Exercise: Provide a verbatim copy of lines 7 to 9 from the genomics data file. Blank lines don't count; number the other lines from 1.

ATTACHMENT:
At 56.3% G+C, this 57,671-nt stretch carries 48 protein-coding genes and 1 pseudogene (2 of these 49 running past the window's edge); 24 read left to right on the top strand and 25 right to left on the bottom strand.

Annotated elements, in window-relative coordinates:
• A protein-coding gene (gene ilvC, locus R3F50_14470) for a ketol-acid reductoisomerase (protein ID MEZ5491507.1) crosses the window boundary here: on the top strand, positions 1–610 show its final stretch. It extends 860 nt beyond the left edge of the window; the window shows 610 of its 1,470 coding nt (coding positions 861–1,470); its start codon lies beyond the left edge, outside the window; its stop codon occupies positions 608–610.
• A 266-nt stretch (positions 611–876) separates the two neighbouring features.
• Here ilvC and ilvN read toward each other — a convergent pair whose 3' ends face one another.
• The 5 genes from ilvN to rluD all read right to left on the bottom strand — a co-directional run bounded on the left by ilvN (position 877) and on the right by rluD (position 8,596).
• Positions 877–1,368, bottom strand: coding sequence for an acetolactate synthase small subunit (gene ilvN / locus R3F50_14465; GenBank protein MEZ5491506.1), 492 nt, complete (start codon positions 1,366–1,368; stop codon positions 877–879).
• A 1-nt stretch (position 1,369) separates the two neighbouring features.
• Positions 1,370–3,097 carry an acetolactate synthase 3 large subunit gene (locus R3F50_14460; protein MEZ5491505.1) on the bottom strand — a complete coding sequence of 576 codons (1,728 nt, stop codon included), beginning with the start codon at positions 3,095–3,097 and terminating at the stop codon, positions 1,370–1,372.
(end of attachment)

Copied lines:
• Positions 877–1,368, bottom strand: coding sequence for an acetolactate synthase small subunit (gene ilvN / locus R3F50_14465; GenBank protein MEZ5491506.1), 492 nt, complete (start codon positions 1,366–1,368; stop codon positions 877–879).
• A 1-nt stretch (position 1,369) separates the two neighbouring features.
• Positions 1,370–3,097 carry an acetolactate synthase 3 large subunit gene (locus R3F50_14460; protein MEZ5491505.1) on the bottom strand — a complete coding sequence of 576 codons (1,728 nt, stop codon included), beginning with the start codon at positions 3,095–3,097 and terminating at the stop codon, positions 1,370–1,372.